The Doctrinal Garbage Can: Agape Means Unconditional Love

I am truly sorry, but the proof in Scripture of agape equaling unconditional love is completely absent. It frustrated me for years. Perhaps something was wrong because all I saw was the necessity of obedience:

“Follow Me.” Jesus commanded this about thirty times in all four Books of the Evangel.

Matthew 11:29-30Take My yoke upon you, and learn from Me, for I am gentle and lowly in heart, and you will find rest for your souls. For My yoke is easy, and My burden is light.

John 14:15 If you love Me, you will keep (obey, protect, preserve) My commandments.

John 14:21 Whoever has My commandments and keeps them, he it is who loves Me. And he who loves Me will be loved by My Father, and I will love him and manifest Myself to him.

John 14:23-24 If anyone loves Me, He will keep My word, and My Father will love him, and We will come to Him and make Our home with Him. Whoever does not love Me does not keep My words. And the word that you hear is not Mine but the Father’s Who sent Me.

1 John 5:1-3 Everyone who believes that Jesus is the Christ has been born of God, and everyone who loves the Father loves whoever has been born of Him. By this we know that we love the children of God, when we love God and obey His commandments. For this is the love of God, that we keep His commandments. And His commandments are not burdensome.

2 John 1:6 And this is love, that we walk according to his commandments; this is the commandment, just as you have heard from the beginning, so that you should walk in it.

Back in ’09, I learned about the different words for love in the ancient Greek. Wikipedia (at the time) had the best and simplest definition. I should have saved it, but here is the summary:

This form of love is between a leader and a subordinate, originally for the relationship that a king had with his subjects. It also described parent/child, master/slave, and employer/worker.

Oh, the relief I felt…LOL! Unfortunately, a well-meaning believer decided to change it to the popular version. I hate when anyone, believer or not, does that. We must learn to see the Bible as the Israelite Apostles did, which is why studying history, customs, and language is essential. I give kudos to the Puritans for their diligence applying the meanings of Koine (common) Greek towards the Geneva Bible.

The ever-ending hunt for concise, yet thorough, articles yielded a goldmine of PDFs created by someone with a Master of Divinity: RC Publications. His work, Love and the Bible, has an article, Why Agapao Can Not Mean, ‘The Divine, Unconditional Love of God’, that goes into detail about what apage and phileo do not mean. Here are some excerpts:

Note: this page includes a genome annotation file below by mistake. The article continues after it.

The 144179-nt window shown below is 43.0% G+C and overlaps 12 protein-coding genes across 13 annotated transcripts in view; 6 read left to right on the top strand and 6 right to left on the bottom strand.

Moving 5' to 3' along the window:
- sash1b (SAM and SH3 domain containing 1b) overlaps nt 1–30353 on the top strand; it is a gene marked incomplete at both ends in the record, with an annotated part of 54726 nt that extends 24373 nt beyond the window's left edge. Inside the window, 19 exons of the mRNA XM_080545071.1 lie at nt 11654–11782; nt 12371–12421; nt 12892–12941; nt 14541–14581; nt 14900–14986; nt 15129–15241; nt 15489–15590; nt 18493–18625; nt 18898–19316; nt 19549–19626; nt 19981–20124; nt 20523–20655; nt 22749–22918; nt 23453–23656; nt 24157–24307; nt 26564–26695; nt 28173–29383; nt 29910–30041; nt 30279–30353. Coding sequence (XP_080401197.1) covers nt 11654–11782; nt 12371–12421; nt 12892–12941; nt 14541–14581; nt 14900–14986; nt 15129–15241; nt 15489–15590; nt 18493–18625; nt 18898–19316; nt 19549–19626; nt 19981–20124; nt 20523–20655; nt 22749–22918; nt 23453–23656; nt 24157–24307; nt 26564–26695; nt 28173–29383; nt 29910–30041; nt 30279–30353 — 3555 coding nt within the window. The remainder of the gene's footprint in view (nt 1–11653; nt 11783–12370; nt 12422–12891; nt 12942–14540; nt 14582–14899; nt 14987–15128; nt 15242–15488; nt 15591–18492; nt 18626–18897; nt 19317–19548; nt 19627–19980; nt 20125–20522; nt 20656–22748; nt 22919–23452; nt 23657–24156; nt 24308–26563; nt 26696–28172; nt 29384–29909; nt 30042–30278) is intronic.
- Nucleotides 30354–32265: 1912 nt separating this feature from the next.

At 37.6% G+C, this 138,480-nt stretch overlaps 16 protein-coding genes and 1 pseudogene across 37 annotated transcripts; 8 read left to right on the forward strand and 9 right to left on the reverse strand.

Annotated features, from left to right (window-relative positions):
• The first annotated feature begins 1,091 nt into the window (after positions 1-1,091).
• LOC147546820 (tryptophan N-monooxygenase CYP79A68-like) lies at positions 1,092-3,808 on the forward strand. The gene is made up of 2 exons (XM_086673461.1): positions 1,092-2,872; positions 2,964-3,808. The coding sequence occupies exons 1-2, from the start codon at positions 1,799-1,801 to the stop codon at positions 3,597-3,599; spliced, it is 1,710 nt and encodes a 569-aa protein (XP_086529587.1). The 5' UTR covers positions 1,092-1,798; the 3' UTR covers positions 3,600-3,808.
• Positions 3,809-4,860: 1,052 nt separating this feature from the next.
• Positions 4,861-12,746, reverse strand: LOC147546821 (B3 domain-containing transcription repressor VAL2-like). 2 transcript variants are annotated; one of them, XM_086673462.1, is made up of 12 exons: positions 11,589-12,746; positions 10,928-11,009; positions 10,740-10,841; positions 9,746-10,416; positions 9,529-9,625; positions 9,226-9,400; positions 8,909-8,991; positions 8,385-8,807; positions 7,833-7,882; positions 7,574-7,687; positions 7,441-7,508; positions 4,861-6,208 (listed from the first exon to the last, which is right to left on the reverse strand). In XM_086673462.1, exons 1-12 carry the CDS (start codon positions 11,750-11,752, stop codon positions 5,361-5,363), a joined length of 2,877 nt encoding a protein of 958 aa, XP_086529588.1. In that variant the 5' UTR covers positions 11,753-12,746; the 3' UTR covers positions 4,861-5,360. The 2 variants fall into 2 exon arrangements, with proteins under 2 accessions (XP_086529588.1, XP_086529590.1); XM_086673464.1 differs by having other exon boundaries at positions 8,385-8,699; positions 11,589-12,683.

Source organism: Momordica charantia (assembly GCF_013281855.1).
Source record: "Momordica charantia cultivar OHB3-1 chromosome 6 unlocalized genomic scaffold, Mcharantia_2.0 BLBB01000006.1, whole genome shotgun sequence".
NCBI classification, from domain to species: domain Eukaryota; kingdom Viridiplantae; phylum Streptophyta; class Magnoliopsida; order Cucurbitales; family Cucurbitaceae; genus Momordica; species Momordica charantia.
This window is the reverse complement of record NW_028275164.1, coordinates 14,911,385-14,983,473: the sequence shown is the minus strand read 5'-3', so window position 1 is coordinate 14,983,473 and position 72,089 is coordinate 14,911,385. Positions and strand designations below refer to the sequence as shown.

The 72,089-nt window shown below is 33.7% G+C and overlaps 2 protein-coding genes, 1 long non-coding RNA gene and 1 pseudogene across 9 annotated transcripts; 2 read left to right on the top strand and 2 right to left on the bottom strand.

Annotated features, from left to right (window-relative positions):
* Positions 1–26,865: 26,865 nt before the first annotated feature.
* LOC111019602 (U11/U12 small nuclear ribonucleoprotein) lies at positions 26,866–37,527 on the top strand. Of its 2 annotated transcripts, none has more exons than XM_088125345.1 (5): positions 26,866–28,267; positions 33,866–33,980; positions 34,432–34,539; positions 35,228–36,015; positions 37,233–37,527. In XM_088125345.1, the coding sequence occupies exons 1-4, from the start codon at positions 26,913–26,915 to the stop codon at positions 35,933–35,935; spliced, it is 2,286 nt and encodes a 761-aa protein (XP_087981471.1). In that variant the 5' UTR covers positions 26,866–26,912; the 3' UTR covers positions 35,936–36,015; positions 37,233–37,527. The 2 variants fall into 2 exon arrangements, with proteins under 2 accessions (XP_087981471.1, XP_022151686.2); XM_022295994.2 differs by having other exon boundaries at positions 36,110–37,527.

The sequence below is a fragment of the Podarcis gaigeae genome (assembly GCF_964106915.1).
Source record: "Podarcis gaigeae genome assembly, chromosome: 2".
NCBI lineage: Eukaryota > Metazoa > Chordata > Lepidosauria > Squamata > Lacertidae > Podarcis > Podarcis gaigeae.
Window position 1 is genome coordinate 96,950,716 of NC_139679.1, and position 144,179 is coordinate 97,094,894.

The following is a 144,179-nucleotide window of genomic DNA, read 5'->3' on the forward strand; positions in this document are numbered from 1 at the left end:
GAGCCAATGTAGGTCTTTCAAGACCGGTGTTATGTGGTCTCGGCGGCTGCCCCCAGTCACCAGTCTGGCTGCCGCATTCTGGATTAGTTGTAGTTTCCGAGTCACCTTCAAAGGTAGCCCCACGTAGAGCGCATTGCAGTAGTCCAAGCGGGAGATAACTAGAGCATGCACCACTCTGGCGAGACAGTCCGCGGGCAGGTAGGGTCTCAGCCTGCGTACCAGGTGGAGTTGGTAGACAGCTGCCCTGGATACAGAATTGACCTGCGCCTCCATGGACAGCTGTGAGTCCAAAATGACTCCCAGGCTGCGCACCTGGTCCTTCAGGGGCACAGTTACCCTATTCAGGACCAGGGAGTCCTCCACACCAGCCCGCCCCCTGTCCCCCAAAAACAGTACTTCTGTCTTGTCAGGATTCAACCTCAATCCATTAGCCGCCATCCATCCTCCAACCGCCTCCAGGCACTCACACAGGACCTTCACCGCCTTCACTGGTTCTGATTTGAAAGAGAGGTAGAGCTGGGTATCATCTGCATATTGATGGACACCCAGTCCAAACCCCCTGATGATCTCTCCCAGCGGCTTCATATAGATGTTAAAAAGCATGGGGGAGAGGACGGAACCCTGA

God only has to say something one time for it to be forever true and fully empowered. But if we can find other corroborating witnesses in His word on a particular subject area, that will help us to be sure we correctly understand and represent His view on that topic. With that in mind, I immediately grabbed my Greek concordance so as to examine every use of the word agapao. The verb form appears almost 150 times in the New Testament. Here are five of them.

2Ti 4:10 “Demas, having loved (agapao) this present world, deserted me…”
2Pet 2:15 “… they (false teachers) … followed the way of Balaam … who loved (agapao) the wages of unrighteousness.
Jn 12:43 “For they (the Pharisees) loved (agapao) the approval of men rather than the approval of God.”
Lk 11:43 “Woe to you Pharisees! For you love (agapao) the front seats in the synagogues, and (you love – agapao) respectful greetings in the market places.”
Lk 16:13 “No servant can serve two masters; for he will either hate the one, and love (agapao) the other …. You cannot serve God and mammon.”

A journey was launched for me the day I ran across the statement that “men loved (agapao) the darkness rather that the light; for
their deeds were evil” (Jn 3:19).

The primary meaning of phileo is, “to cherish.” It is packed with emotion. It means “to like, to be fond of, or to delight in.” In some contexts it is translated, “to kiss!” It is the word for intense endearment. The noun form, philos, means, “friend, or a congenial associate.”

Phileo is really the warmth of love for which everyone craves. This is the love of emotion, the love of affection. Emotional responses are ignited by the object. While there are two passages that indicate employment of the will (to be discussed shortly), phileo highlights the emotional aspect of love.

As for what agape really means, the evidence show it applies to whatever holds your soul captive. If anyone has more to add, please feel free to comment.

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